David Chipping, Professor of Geology (Emeritus), Cal Poly State University David Chipping was educated at Cambridge, England and Stanford, California. His doctoral thesis addressed the displacements of rocks along the San Andreas fault and the configuration of ocean basins in to which the rocks were deposited. He is active on the Board of the San Luis Obispo Chapter of the California Native Plant Society and has served as the statewide Conservation Director for that organization. David is currently leading a joint project between CNPS-SLO and Friends of the Carrizo Plain to develop a photographic collection of the entire flora within the Carrizo Plain Monument.

Fieldtrips and Workshops

Field Trips

With this rainy season getting off to a good start, the spring wild flowers should present a better show than in recent years. In planning for this possibility, I would ask CNPS members who have a favorite “plant place” they enjoy visiting during the months of February through May, to forward that information to me (bill.waycott@gmail.com) and we will do our best to create a series of field trips to those locations this year. Let’s commit ourselves to visit the wild places this season and enjoy their splendor!

Workshop

During last December’s meeting on Bryophytes, presented by Dr. Benjamin Carter of San José State University, Ben gave a workshop describing a simplified version of the taxonomy Bryophytes (Mosses, Liverworts and Hornworts) to 25 participants. Those of us who attended the workshop were treated to several different Moss genera, along with a couple of Liverworts, and one Hornwort genus. Using both dissecting scopes and microscopes, we were able to distinguish critical differences of these minute plants. All of the species described can be found in San Luis Obispo Co. Make sure to attend the February workshop on Feb. 4th at 6:00 p.m. to be presented by Dr. David Keil.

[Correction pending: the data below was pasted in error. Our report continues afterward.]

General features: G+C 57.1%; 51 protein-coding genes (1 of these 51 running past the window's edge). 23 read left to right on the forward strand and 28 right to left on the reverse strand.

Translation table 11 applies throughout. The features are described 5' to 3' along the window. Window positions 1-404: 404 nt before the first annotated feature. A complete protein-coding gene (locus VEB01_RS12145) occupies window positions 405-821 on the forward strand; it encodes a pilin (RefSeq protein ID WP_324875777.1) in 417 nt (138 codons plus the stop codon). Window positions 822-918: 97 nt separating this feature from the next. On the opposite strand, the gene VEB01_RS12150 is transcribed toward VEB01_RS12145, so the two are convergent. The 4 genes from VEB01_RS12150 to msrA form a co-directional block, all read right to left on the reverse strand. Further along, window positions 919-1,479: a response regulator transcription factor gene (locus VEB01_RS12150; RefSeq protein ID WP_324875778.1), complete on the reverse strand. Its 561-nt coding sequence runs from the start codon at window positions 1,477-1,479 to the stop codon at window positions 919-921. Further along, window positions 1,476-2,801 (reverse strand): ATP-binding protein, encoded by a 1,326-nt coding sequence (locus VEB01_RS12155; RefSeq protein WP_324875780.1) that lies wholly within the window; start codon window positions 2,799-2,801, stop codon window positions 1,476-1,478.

Native Seed Workshop

During the third week of November, our chapter was treated to a California Native Seed Workshop, co-hosted by the SLO Botanical Gardens. Dr. Evan Meyer of Rancho Santa Ana Botanical Gardens, Claremont, CA give the four hour workshop, which included a slide presentation about the value of seed banks and how they operate, followed by a walk through our the garden to observe the arrangements of native plant seeding structures (panicles) and discuss the different shapes and constructions of each seed species.

Phytophthora Workshop

The December statewide CNPS Chapter Council meeting was held in the SF Bay Area. SLO members David Chipping and Bill Waycott attended the meeting during which the council deliberated and then approved the 2015 – 2020 CNPS Strategic Plan (a copy of which can be obtained by writing to bill.waycott@gmail.com). In addition, a workshop directed at the nursery trade was presented on the fungus Phytophthora, which is being spread around the state in plant nursery stock. Three scientists presented their research data illustrating where these diseases first entered the state and how they have spread to ?? counties. The workshop ended with a fieldtrip to Acterra Native Plant Nursery, located in Los Altos Hills, where participants were shown the best management practices used by nurseries to prevent the introduction and spread of Phytophthora in their facilities.

 

Cucurbita palmata

Cucurbita palmata

Coyote melon

Bonnie’s drawing for this issue of Obispoensis is based on a picture sent to me by George Butterworth. The species, Cucurbita palmata, has many common names. The ones I found on the web include coyote melon, coyote gourd, desert gourd, palmate-leafed gourd, coyote ear, buffalo gourd, stinking melon, calabazilla, or chilicote.

Coyote melon is primarily a desert species that grows best where there are summer monsoons. Since we are a little north of the summer monsoon track coyote melon is relatively rare in our area. However, a few plants can be found in the eastern edge of our Chapter area (i.e., Carrizo Plain and the upper Cuyama Valley). It’s a species that prefers sandy, disturbed soils where vegetation is scarce such as desert washes and dry, rocky slopes.

The most common name around here, coyote melon, refers to its vegetative resemblance to the pumpkin, squash cucumber, melon, or gourd, family Cucurbitaceae. The Cucurbitaceae are non-woody (herbaceous) vines with tendrils and broad, palmate-veined leaves. Flowers in coyote melon are unisexual (staminate or pistilate). In coyote melon they are large and yellow and borne solitarily in the in the axils of leaves. Fruits in the family are extremely variable and are considered unique to the family. Often it is a kind of quite large berry botanists call a pepo. Pepos have fleshy, fibrous, or watery flesh inside and usually are enclosed by a clearly defined outer skin or rind. When totally mature, they often dry out to a hollow dry spheroid.